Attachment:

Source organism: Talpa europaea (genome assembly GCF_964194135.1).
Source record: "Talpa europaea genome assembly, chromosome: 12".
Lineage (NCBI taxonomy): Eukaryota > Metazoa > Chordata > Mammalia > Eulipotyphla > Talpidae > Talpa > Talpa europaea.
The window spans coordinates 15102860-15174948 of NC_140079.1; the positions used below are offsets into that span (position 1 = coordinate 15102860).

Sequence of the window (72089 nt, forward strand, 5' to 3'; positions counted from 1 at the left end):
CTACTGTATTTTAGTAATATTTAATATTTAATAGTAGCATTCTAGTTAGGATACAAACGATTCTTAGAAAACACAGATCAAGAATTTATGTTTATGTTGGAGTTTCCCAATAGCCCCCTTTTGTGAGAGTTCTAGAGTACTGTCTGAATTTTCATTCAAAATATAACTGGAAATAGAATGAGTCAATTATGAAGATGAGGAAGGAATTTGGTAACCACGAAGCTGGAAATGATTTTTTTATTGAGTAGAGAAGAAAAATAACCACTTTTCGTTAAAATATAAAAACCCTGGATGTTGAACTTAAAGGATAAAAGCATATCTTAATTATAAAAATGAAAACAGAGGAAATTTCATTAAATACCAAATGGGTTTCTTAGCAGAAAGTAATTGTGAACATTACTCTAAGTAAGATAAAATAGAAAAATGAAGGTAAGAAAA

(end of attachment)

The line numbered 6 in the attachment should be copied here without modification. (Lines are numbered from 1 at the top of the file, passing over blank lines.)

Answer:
CTACTGTATTTTAGTAATATTTAATATTTAATAGTAGCATTCTAGTTAGGATACAAACGATTCTTAGAAAACACAGATCAAGAATTTATGTTTATGTTGGAGTTTCCCAATAGCCCCCTTTTGTGAGAGTTCTAGAGTACTGTCTGAATTTTCATTCAAAATATAACTGGAAATAGAATGAGTCAATTATGAAGATGAGGAAGGAATTTGGTAACCACGAAGCTGGAAATGATTTTTTTATTGAGTAGAGAAGAAAAATAACCACTTTTCGTTAAAATATAAAAACCCTGGATGTTGAACTTAAAGGATAAAAGCATATCTTAATTATAAAAATGAAAACAGAGGAAATTTCATTAAATACCAAATGGGTTTCTTAGCAGAAAGTAATTGTGAACATTACTCTAAGTAAGATAAAATAGAAAAATGAAGGTAAGAAAA